Working more than 55 hours is linked to a huge increased risk of stroke and also coronary heart disease, according to a study published in The Lancet.
The study—the largest in its field—found a 33% greater risk of stroke and a 13% increased risk of developing CHD. It involved more than 600,000 people and compared people who worked long hours, opposed to a standard 35-40 hour week.
Researchers from the University College London conducted a systematic review and meta-analysis of 25 studies—published and unpublished—of 603,838 people from Europe, the US and Australia, examining the effects of longer working hours on cardiovascular disease.
Participants were followed for an average of 8.5 years up August 20 last year. The results took into account other risk factors, such as age, sex and socioeconomic status.
Additionally, analysis of data from 17 studies of more than 520,000 people who were followed for an average of 7.2 years, found a 1.3 times higher risk of stroke in people working 55 hours or more a week, compared with those who worked standard hours.
The connection remained, even after taking into account health behaviours such as smoking, alcohol consumption, and physical activity, and standard cardiovascular risk factors including high blood pressure and high cholesterol.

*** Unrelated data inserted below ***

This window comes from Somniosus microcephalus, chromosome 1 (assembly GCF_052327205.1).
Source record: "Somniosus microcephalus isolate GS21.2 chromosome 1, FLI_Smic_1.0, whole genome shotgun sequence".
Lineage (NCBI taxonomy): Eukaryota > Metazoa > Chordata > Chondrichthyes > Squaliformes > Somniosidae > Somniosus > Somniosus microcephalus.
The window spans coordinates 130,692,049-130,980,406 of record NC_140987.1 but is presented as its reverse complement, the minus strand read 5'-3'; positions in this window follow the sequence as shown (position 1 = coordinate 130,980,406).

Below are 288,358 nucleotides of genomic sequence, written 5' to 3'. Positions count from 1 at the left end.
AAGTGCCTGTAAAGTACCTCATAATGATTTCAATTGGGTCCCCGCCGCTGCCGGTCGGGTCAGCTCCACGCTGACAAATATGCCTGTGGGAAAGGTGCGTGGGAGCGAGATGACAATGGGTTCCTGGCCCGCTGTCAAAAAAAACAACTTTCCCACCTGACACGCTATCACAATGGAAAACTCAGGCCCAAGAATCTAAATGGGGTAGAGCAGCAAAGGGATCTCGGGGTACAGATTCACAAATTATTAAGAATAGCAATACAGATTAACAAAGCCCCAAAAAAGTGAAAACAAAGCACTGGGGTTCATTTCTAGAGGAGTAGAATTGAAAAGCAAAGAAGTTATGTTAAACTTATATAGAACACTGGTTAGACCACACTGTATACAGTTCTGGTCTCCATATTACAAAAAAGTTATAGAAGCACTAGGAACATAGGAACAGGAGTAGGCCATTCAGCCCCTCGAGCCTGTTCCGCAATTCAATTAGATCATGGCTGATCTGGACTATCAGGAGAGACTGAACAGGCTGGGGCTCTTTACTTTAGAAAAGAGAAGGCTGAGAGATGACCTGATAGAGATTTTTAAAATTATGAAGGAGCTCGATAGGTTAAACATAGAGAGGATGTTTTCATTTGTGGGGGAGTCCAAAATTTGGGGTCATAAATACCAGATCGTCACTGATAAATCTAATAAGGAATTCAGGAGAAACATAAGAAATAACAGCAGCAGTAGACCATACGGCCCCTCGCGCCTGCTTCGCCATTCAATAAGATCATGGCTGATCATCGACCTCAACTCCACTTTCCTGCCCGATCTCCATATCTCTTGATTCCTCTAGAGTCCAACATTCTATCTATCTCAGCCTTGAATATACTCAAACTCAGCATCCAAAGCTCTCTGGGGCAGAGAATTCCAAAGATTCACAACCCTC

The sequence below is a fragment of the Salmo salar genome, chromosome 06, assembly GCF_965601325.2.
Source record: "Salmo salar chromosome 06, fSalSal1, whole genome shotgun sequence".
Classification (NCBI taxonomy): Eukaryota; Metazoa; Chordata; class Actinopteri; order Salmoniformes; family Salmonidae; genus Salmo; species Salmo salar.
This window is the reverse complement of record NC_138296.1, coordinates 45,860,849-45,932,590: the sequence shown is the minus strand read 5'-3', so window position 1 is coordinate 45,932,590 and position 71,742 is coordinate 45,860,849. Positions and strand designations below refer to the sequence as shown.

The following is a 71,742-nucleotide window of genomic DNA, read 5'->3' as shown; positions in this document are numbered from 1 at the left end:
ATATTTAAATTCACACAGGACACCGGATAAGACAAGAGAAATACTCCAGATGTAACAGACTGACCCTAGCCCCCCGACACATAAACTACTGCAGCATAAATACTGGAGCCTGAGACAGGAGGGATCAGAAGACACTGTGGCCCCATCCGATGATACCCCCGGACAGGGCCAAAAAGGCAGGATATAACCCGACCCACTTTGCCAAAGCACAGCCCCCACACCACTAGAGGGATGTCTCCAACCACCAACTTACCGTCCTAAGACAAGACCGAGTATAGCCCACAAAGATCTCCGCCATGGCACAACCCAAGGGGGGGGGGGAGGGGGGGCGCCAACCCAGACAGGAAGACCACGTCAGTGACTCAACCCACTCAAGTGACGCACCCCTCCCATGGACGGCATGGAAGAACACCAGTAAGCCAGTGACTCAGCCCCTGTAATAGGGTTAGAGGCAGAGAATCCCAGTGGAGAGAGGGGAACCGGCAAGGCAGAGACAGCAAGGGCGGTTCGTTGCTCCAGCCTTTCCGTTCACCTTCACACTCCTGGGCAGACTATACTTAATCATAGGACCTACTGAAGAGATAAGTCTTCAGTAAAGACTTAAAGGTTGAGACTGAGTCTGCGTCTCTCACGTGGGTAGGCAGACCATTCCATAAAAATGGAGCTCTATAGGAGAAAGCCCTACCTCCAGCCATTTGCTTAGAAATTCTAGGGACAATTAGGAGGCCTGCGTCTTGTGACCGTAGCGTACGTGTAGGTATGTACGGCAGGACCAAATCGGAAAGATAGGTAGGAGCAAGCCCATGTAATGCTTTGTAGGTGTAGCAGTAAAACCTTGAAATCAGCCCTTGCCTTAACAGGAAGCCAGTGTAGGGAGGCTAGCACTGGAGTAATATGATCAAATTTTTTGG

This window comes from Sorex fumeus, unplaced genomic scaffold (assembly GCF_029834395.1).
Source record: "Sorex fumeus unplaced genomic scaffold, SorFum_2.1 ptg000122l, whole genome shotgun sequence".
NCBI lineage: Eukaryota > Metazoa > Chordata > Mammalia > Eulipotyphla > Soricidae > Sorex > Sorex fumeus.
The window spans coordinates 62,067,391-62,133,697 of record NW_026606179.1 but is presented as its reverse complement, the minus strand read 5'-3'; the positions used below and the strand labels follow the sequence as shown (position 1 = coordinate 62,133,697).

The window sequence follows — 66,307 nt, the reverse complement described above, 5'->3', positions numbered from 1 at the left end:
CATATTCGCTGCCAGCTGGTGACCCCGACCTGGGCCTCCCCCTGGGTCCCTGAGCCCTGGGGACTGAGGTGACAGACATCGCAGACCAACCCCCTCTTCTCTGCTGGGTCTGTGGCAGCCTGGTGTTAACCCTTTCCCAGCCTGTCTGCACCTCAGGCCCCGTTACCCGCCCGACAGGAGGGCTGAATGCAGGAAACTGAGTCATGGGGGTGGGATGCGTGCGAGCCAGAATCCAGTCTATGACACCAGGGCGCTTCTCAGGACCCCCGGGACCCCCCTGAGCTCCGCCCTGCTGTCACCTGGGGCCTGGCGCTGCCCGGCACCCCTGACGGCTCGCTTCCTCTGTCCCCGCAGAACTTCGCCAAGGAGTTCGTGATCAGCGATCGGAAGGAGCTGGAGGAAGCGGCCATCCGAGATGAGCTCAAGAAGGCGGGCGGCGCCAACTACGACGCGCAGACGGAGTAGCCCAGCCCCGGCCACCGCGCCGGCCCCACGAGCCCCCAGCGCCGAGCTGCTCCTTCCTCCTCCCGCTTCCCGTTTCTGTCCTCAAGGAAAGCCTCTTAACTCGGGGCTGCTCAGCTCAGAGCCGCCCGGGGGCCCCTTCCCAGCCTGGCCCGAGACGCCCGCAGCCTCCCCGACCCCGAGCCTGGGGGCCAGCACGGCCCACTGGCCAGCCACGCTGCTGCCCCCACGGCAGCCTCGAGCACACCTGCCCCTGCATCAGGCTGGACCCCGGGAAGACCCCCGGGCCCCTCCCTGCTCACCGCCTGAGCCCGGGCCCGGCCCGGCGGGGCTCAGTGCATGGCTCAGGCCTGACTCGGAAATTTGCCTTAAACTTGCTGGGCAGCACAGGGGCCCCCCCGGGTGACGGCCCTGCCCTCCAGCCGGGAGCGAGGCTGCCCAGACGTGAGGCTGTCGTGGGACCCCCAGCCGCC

The researchers found that the longer people worked there was an incremental risk of stroke. For example, compared with people who worked standard hours, those working between 41 and 48 hours had a 10% higher risk of stroke, and those who worked 49 to 54 hours had a 27% increased risk of stroke.
According to one of the researchers, Mika Kivimäki, a Professor of Epidemiology, pooling all available studies on this topic allowed them to investigate the association between working hours and cardiovascular disease risk with greater precision than has previously been possible.
“Health professionals should be aware that working long hours is associated with a significantly increased risk of stroke, and perhaps also coronary heart disease,” says Prof Kivimäki.
Commenting on the results, Dr Urban Janlert from Umeå University in Sweden, said long working hours are not a “negligible” occurrence.
Among OECD countries, Turkey has the highest proportion of people working more than 50 hours a week, while the Netherlands had the lowest.
“For all OECD countries, a mean of 12% of employed men and 5% of employed women work more than 50 hours per week,” says Dr Janlert.
“Although some countries have legislation for working hours, the EU Working Time Directive, which gives people the right to limit their average working time to 48 hours per week—it is not always implemented.
“Therefore, that the length of a working day is an important determinant mainly for stroke, but perhaps also for coronary heart disease.”
The researchers conclude that the causal mechanisms of these relationships need to be better understood, that high risk behaviours, such as lack of exercise, high alcohol consumption, stress, may well increase the risk of stroke.